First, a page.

Are there parts in your practice that one of you will take a back seat?
SB: It really depends per project. We have a rule where we do whatever we want. It’s kind of a weird rule, but when we got out of grad school we were having a really difficult time. We both absolutely loved grad school, but the problem we had was we would get excited about an idea and start to talk about it and the first thing others would want to do is critique. It would kill our ideas. Instead of us just starting something and see where it goes, we would abandon our idea. When we got out of school we were doing the same thing with each other. We were using the worst word in the world which is problematic. That word does not exist to us anymore. Now our rule is that when one of us has an idea—we do it and we see what happens. And we play and we play and we play, and if it doesn’t work, it doesn’t work. But we don’t make each other feel like crap and abandon things. Every work that we’ve done is one of our original ideas, but it’s morphed so much that we don’t necessarily always know who did it.
JB: It’s to the point where if you are in such constant dialogue with one other person, and literally everything you experience that other person experiences as well. It is really hard to place the point of origin of any singular thing.
SB: Some things we will do together in unison, sometimes if multiple things need to happen we will split up.
JB: We still express our skill sets separately.
SB: Sometimes we will carve a rock together and if the rock is too small, one person will take it over and the other person will do something else. It all depends per piece. Just using our strengths. Anything we do that is photo or video-based we do that together. When it comes to sculpture, it just depends.
Why didn’t you guys start collaborating until you got married?
SB: It was actually at the same time. We have been together for almost ten years now and for the first five years that we were together, we were each other’s studio assistants in a way. If he had a project, I helped, if I had a project, he helped. We didn’t really ever talk conceptually, we just helped each other. All of my work was really dark and then my father passed away and I couldn’t do it anymore. Joseph was in grad school and I helped him with a couple of projects. We figured out we liked working together, but everything including our language and aesthetic was different. Completely night and day. We decided to talk about collaborating. I felt like I was a wreck, I was trying these weird projects and they weren’t clicking for me. So we kind of just talked and I decided to apply for grad school and if I got in we were going to work together for one year and see what happens. I got in, and then we started working together.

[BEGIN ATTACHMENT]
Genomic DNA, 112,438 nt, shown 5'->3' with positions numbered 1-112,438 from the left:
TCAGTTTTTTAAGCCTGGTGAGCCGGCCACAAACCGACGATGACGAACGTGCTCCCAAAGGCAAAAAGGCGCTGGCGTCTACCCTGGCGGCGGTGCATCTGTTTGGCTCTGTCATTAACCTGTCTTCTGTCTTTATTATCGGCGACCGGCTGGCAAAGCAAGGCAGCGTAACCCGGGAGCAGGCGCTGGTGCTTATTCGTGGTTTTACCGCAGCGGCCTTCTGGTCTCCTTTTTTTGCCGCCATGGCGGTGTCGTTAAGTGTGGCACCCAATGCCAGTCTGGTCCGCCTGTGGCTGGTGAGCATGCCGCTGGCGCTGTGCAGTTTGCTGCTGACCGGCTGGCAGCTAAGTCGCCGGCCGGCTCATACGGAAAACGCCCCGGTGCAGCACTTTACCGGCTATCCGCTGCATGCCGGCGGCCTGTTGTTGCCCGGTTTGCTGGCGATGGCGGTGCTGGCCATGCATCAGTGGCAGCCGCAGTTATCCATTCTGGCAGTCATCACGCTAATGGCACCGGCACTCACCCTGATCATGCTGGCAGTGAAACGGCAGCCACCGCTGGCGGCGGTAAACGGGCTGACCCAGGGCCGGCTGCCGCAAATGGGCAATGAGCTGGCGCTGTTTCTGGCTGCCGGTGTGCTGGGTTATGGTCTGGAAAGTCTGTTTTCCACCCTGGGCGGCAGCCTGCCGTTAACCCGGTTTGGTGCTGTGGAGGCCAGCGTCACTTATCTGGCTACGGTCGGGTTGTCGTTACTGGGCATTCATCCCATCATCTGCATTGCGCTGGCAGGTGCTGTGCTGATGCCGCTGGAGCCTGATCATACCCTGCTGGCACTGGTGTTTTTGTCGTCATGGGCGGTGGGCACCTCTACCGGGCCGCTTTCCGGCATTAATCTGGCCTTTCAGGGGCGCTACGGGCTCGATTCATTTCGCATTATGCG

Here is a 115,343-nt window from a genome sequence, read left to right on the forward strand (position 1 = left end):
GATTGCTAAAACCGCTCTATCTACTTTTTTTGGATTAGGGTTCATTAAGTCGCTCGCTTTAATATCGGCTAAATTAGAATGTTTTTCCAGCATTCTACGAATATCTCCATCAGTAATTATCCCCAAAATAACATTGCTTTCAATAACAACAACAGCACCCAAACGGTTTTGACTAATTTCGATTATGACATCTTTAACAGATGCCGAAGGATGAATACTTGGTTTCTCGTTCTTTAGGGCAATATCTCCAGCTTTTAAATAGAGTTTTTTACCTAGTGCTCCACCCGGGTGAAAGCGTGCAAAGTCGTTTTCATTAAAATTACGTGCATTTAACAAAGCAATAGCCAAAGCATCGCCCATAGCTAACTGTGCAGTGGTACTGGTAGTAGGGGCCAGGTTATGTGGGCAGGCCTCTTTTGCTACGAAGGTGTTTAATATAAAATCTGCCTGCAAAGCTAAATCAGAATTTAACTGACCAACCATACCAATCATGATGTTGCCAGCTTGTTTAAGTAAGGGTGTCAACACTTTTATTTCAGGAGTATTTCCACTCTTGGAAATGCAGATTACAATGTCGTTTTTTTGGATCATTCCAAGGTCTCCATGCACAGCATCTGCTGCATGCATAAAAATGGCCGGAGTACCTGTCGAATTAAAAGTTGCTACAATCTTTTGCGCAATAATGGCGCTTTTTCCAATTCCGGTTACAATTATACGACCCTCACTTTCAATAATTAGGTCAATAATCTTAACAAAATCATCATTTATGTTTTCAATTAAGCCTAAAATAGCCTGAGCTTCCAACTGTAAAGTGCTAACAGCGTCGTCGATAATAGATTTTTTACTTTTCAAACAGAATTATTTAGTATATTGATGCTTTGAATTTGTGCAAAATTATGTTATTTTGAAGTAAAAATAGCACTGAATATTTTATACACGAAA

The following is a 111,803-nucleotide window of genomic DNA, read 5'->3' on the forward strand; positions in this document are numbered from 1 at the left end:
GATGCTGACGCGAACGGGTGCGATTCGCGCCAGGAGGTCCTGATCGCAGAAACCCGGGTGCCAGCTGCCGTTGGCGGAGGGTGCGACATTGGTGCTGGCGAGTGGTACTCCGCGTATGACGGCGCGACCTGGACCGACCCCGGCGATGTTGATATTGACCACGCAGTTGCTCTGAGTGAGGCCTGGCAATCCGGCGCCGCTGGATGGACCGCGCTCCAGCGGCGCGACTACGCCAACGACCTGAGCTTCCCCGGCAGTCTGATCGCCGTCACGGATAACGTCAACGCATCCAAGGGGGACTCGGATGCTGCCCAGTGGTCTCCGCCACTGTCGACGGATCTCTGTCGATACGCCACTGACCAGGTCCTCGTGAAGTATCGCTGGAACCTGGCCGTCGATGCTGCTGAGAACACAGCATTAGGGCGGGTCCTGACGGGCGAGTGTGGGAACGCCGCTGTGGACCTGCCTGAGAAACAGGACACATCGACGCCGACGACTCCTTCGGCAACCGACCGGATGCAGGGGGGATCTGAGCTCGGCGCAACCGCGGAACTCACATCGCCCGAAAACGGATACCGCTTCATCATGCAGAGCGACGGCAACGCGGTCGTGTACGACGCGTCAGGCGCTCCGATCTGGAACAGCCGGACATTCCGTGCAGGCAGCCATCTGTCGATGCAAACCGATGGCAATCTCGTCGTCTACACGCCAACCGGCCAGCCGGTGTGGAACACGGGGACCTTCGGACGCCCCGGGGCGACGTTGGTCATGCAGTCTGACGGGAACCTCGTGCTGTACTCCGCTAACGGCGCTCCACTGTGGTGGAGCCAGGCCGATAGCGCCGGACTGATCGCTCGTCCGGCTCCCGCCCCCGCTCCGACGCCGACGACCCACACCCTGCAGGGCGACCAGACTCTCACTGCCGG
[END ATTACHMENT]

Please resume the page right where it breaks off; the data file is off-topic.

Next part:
JB: Essentially, for whatever reason, we both offset the thing that had previously upset ourselves about our own work.
SB: It was a teaching experience for both of us. I would consider him the best teacher I’ve had.
JB: When I work with you now, the thing that used to bother me about my work when I was on my own, isn’t there.
SB: We both have our weaknesses. He is really erratic and crazy and all over the place, and I am really anal and I have an attention to detail, and he doesn’t in this other sort of way. We are still very similar to who we were. I know that if we ever stopped working together, I have become so much stronger by working with him. I am constantly learning and not shutting myself off. We are both growing on our own.
Explain your obsession with outer space.
SB: We had this beautiful harvest moon two falls ago that we started staring at, and also reading this book called “The Sun’s Heartbeat,” which is one of the most magical books you will ever read. The guy who writes it is in love with the sun. When I read about how he described a total eclipse of the sun, what it looked like and how he felt, I was crying reading it. It was so beautiful. So between those two things. Those are two of the things humans can really see. When you are outside and you just see what is in front of you, it is very easy to forget that we are on this circular-esque thing flying around.
JB: Our earth orbits, because of gravity we do not experience it, but our earth orbits at like 1,300 miles per hours.
SB: And then our galaxy is flying too. Everything is moving. It’s almost impossible for a person to fathom that.
JB: You start to think about that, and then you feel the weight on your feet right now. That is the force of you being sucked to the center of the planet!
For us the moon is this essential piece of how you can rationalize your own existence. Drawing from that as a human seems like trying to dig back into being a caveman.
When was the first time you touched a meteorite?
SB: When we went to New York last fall we went to the Hayden Planetarium. We both hugged it. It was huge, gorgeous. The meteorites we get, we get from a guy in Alaska, our meteorite guy. He’s a geologist and an astronomer and collects and sells meteorites. He’s awesome because he is so isolated that when you call him he will just talk to you for hours. He is so cool. Joseph gave me my first meteorite last year for Christmas.
JB: That one fell in Siberia in 1947.
SB: These are older than our planet!
JB: That is from space!